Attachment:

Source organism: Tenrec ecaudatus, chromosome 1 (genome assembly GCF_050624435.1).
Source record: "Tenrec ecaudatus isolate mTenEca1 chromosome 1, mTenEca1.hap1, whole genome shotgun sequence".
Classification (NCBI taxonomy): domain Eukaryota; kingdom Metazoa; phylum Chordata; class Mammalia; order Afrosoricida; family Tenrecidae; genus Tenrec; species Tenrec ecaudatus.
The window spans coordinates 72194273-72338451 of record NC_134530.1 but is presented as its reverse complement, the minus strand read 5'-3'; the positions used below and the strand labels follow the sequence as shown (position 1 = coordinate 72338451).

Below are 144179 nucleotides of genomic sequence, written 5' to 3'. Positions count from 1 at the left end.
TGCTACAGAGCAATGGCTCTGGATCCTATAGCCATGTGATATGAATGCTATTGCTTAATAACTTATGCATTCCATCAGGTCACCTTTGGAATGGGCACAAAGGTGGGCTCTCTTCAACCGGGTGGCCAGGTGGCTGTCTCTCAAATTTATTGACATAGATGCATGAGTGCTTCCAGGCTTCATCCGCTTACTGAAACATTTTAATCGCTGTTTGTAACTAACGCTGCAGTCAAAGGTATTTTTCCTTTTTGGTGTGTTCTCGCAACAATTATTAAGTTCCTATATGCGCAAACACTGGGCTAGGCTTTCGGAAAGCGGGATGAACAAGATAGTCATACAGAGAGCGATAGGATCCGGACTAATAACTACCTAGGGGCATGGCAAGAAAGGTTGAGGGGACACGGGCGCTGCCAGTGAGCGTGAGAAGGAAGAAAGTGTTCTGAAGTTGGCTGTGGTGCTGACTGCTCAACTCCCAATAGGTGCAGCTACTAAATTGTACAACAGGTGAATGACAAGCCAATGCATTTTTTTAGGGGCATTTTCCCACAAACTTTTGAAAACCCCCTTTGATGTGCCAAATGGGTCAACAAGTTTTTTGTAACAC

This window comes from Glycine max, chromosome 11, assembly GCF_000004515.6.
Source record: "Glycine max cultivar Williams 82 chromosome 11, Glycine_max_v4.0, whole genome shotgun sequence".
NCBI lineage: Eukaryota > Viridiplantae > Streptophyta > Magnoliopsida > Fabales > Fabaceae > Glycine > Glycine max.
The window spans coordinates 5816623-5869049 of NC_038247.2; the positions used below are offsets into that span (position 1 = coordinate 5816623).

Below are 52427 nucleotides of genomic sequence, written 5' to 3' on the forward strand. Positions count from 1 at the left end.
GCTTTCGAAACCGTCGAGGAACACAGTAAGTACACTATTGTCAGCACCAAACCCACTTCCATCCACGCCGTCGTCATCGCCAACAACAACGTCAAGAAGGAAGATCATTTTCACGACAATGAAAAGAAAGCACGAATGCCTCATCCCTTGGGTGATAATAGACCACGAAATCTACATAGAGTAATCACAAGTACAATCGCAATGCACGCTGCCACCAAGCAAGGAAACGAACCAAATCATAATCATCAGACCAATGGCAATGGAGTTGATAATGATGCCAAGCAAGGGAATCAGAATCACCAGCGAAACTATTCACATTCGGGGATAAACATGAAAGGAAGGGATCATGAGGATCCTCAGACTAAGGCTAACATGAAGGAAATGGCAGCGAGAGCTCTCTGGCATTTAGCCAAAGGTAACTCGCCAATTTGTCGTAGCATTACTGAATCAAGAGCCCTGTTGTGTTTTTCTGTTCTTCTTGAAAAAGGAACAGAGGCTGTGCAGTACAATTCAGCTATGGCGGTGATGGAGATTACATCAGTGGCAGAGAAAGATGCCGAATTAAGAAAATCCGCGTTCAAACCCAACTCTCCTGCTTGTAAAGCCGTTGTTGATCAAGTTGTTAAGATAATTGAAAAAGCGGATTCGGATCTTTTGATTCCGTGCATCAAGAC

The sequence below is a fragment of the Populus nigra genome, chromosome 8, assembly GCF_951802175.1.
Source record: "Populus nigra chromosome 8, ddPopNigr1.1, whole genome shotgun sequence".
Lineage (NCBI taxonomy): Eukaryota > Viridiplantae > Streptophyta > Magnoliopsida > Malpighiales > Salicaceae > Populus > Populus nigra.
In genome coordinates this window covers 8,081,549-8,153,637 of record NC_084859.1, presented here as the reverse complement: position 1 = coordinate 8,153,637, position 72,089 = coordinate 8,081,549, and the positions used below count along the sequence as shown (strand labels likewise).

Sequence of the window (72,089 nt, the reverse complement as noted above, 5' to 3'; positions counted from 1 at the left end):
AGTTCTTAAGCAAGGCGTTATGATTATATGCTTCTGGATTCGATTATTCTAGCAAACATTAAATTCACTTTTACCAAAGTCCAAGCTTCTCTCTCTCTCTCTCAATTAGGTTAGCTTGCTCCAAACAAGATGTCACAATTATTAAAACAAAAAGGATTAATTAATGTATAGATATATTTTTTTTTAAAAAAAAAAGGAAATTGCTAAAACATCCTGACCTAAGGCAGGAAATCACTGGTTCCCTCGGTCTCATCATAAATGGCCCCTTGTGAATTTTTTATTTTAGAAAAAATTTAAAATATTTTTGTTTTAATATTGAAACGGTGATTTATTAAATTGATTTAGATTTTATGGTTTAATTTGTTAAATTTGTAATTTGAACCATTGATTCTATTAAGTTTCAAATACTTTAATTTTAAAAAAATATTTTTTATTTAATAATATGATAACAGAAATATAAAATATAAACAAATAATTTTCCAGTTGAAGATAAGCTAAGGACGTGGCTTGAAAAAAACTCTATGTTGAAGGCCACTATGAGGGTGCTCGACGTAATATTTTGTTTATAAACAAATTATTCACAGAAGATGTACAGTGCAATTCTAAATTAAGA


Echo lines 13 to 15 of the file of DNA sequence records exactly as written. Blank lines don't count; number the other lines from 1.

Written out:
The sequence below is a fragment of the Populus nigra genome, chromosome 8, assembly GCF_951802175.1.
Source record: "Populus nigra chromosome 8, ddPopNigr1.1, whole genome shotgun sequence".
Lineage (NCBI taxonomy): Eukaryota > Viridiplantae > Streptophyta > Magnoliopsida > Malpighiales > Salicaceae > Populus > Populus nigra.